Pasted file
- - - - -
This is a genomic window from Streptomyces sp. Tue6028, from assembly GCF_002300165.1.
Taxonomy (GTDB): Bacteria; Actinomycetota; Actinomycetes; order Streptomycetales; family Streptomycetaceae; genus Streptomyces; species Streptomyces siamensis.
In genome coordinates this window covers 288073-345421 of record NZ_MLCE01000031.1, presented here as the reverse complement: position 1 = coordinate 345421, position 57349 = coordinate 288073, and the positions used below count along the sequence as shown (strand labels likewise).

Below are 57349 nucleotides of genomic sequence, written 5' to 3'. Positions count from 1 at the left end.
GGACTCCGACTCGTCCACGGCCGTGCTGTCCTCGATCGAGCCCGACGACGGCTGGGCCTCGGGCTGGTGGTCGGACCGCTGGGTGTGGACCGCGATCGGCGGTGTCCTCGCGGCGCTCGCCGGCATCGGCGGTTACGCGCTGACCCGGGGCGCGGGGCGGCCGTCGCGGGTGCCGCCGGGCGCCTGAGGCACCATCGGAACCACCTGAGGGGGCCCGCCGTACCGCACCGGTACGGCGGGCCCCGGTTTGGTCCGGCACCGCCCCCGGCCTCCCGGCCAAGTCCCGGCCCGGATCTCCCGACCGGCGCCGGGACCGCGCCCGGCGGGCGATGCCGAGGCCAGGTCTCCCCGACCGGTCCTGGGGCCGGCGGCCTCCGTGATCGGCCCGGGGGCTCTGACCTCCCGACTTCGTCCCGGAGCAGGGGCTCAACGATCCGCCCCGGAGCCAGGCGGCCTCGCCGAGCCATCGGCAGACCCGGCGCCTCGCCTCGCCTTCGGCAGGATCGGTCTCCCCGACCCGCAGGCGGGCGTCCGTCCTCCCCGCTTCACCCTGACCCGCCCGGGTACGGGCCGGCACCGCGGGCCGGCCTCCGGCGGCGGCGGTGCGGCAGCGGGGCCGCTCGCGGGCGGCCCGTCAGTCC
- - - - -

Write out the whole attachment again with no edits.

This is a genomic window from Streptomyces sp. Tue6028, from assembly GCF_002300165.1.
Taxonomy (GTDB): Bacteria; Actinomycetota; Actinomycetes; order Streptomycetales; family Streptomycetaceae; genus Streptomyces; species Streptomyces siamensis.
In genome coordinates this window covers 288073-345421 of record NZ_MLCE01000031.1, presented here as the reverse complement: position 1 = coordinate 345421, position 57349 = coordinate 288073, and the positions used below count along the sequence as shown (strand labels likewise).

Below are 57349 nucleotides of genomic sequence, written 5' to 3'. Positions count from 1 at the left end.
GGACTCCGACTCGTCCACGGCCGTGCTGTCCTCGATCGAGCCCGACGACGGCTGGGCCTCGGGCTGGTGGTCGGACCGCTGGGTGTGGACCGCGATCGGCGGTGTCCTCGCGGCGCTCGCCGGCATCGGCGGTTACGCGCTGACCCGGGGCGCGGGGCGGCCGTCGCGGGTGCCGCCGGGCGCCTGAGGCACCATCGGAACCACCTGAGGGGGCCCGCCGTACCGCACCGGTACGGCGGGCCCCGGTTTGGTCCGGCACCGCCCCCGGCCTCCCGGCCAAGTCCCGGCCCGGATCTCCCGACCGGCGCCGGGACCGCGCCCGGCGGGCGATGCCGAGGCCAGGTCTCCCCGACCGGTCCTGGGGCCGGCGGCCTCCGTGATCGGCCCGGGGGCTCTGACCTCCCGACTTCGTCCCGGAGCAGGGGCTCAACGATCCGCCCCGGAGCCAGGCGGCCTCGCCGAGCCATCGGCAGACCCGGCGCCTCGCCTCGCCTTCGGCAGGATCGGTCTCCCCGACCCGCAGGCGGGCGTCCGTCCTCCCCGCTTCACCCTGACCCGCCCGGGTACGGGCCGGCACCGCGGGCCGGCCTCCGGCGGCGGCGGTGCGGCAGCGGGGCCGCTCGCGGGCGGCCCGTCAGTCC